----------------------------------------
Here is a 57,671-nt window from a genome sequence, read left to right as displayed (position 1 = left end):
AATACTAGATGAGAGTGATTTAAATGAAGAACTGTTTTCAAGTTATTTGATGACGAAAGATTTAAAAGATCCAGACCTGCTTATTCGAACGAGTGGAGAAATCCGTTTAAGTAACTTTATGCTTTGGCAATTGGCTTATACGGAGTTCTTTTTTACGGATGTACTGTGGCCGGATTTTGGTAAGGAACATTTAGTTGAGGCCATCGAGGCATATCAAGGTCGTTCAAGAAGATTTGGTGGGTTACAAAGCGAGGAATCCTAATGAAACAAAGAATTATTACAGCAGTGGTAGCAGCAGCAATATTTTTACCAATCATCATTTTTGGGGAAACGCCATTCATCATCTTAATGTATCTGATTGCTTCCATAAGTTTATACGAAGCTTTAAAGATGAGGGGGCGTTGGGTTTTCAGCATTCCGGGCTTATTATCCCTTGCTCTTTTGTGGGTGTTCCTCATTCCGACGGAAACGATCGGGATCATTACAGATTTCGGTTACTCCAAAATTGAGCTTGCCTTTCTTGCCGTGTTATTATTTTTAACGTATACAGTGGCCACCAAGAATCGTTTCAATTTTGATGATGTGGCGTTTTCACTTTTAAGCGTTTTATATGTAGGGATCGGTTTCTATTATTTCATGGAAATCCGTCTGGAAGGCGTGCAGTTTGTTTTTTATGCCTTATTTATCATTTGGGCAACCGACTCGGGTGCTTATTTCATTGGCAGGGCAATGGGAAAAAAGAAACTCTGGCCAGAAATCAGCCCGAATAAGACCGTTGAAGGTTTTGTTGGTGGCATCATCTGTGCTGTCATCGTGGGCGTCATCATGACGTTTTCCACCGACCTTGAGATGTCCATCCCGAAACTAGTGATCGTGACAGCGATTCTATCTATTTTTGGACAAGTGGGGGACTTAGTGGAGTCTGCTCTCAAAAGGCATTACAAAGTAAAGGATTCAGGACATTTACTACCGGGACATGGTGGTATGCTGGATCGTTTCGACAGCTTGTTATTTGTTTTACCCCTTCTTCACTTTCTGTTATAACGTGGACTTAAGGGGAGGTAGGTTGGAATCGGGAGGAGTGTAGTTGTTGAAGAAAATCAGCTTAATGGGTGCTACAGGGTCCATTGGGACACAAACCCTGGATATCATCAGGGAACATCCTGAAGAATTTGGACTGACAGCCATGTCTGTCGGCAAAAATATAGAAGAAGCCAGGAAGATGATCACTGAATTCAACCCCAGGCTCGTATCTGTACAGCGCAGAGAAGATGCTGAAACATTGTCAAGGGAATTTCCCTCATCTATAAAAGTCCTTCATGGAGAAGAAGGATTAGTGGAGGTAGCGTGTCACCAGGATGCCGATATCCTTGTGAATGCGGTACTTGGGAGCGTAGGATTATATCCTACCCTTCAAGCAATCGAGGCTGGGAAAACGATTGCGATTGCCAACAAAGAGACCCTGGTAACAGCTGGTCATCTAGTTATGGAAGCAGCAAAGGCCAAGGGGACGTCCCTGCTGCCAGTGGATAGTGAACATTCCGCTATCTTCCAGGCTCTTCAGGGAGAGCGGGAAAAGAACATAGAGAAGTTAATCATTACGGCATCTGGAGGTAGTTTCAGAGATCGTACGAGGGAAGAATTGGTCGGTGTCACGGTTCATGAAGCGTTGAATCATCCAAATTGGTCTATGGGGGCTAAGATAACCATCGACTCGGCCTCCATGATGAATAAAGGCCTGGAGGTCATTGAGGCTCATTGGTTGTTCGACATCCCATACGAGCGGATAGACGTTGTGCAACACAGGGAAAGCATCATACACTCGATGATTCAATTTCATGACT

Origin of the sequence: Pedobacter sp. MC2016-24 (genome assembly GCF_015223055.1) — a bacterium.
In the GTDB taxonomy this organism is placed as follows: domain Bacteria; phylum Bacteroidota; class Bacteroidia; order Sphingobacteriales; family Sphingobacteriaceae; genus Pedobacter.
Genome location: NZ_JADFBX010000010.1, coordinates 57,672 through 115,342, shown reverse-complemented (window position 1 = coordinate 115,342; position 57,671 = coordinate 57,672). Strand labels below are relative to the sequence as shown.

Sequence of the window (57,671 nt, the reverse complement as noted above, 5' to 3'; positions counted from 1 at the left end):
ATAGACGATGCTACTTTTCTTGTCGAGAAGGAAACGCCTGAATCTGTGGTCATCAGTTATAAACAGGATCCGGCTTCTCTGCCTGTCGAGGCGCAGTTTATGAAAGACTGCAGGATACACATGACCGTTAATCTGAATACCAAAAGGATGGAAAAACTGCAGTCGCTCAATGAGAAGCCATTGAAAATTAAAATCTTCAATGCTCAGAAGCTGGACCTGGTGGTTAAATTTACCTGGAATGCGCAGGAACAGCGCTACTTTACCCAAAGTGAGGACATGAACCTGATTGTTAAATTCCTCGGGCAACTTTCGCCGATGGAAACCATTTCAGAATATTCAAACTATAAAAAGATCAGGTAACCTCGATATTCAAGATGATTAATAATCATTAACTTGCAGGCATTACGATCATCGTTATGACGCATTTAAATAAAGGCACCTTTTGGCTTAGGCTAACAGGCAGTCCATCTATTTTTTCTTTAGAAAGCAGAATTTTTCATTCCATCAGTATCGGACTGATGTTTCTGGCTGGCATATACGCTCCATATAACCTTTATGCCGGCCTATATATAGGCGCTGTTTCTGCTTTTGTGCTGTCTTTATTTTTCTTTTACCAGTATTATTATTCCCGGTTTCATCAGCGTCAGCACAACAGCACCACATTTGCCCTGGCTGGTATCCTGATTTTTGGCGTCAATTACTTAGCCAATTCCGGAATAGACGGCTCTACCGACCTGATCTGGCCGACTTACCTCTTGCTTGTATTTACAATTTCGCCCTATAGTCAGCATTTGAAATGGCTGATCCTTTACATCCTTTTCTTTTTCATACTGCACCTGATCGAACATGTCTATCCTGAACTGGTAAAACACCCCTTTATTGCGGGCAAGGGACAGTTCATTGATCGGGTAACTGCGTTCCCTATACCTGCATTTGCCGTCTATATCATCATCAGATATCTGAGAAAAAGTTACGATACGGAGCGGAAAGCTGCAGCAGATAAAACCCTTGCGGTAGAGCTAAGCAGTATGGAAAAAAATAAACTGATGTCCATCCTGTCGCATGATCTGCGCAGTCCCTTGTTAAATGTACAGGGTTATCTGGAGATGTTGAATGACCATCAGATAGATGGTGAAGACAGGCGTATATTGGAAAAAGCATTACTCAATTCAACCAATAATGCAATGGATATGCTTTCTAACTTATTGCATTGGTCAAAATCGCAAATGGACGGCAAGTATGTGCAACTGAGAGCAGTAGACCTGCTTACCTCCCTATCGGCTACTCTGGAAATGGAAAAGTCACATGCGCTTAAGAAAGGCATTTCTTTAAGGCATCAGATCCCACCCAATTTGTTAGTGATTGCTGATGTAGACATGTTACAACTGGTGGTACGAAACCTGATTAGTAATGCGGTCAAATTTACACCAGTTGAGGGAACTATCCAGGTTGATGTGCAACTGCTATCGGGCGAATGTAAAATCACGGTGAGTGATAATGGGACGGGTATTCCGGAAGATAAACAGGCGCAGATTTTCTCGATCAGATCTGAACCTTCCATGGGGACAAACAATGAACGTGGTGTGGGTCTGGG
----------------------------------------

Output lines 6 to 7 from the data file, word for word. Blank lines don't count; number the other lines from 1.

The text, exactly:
Sequence of the window (57,671 nt, the reverse complement as noted above, 5' to 3'; positions counted from 1 at the left end):
ATAGACGATGCTACTTTTCTTGTCGAGAAGGAAACGCCTGAATCTGTGGTCATCAGTTATAAACAGGATCCGGCTTCTCTGCCTGTCGAGGCGCAGTTTATGAAAGACTGCAGGATACACATGACCGTTAATCTGAATACCAAAAGGATGGAAAAACTGCAGTCGCTCAATGAGAAGCCATTGAAAATTAAAATCTTCAATGCTCAGAAGCTGGACCTGGTGGTTAAATTTACCTGGAATGCGCAGGAACAGCGCTACTTTACCCAAAGTGAGGACATGAACCTGATTGTTAAATTCCTCGGGCAACTTTCGCCGATGGAAACCATTTCAGAATATTCAAACTATAAAAAGATCAGGTAACCTCGATATTCAAGATGATTAATAATCATTAACTTGCAGGCATTACGATCATCGTTATGACGCATTTAAATAAAGGCACCTTTTGGCTTAGGCTAACAGGCAGTCCATCTATTTTTTCTTTAGAAAGCAGAATTTTTCATTCCATCAGTATCGGACTGATGTTTCTGGCTGGCATATACGCTCCATATAACCTTTATGCCGGCCTATATATAGGCGCTGTTTCTGCTTTTGTGCTGTCTTTATTTTTCTTTTACCAGTATTATTATTCCCGGTTTCATCAGCGTCAGCACAACAGCACCACATTTGCCCTGGCTGGTATCCTGATTTTTGGCGTCAATTACTTAGCCAATTCCGGAATAGACGGCTCTACCGACCTGATCTGGCCGACTTACCTCTTGCTTGTATTTACAATTTCGCCCTATAGTCAGCATTTGAAATGGCTGATCCTTTACATCCTTTTCTTTTTCATACTGCACCTGATCGAACATGTCTATCCTGAACTGGTAAAACACCCCTTTATTGCGGGCAAGGGACAGTTCATTGATCGGGTAACTGCGTTCCCTATACCTGCATTTGCCGTCTATATCATCATCAGATATCTGAGAAAAAGTTACGATACGGAGCGGAAAGCTGCAGCAGATAAAACCCTTGCGGTAGAGCTAAGCAGTATGGAAAAAAATAAACTGATGTCCATCCTGTCGCATGATCTGCGCAGTCCCTTGTTAAATGTACAGGGTTATCTGGAGATGTTGAATGACCATCAGATAGATGGTGAAGACAGGCGTATATTGGAAAAAGCATTACTCAATTCAACCAATAATGCAATGGATATGCTTTCTAACTTATTGCATTGGTCAAAATCGCAAATGGACGGCAAGTATGTGCAACTGAGAGCAGTAGACCTGCTTACCTCCCTATCGGCTACTCTGGAAATGGAAAAGTCACATGCGCTTAAGAAAGGCATTTCTTTAAGGCATCAGATCCCACCCAATTTGTTAGTGATTGCTGATGTAGACATGTTACAACTGGTGGTACGAAACCTGATTAGTAATGCGGTCAAATTTACACCAGTTGAGGGAACTATCCAGGTTGATGTGCAACTGCTATCGGGCGAATGTAAAATCACGGTGAGTGATAATGGGACGGGTATTCCGGAAGATAAACAGGCGCAGATTTTCTCGATCAGATCTGAACCTTCCATGGGGACAAACAATGAACGTGGTGTGGGTCTGGG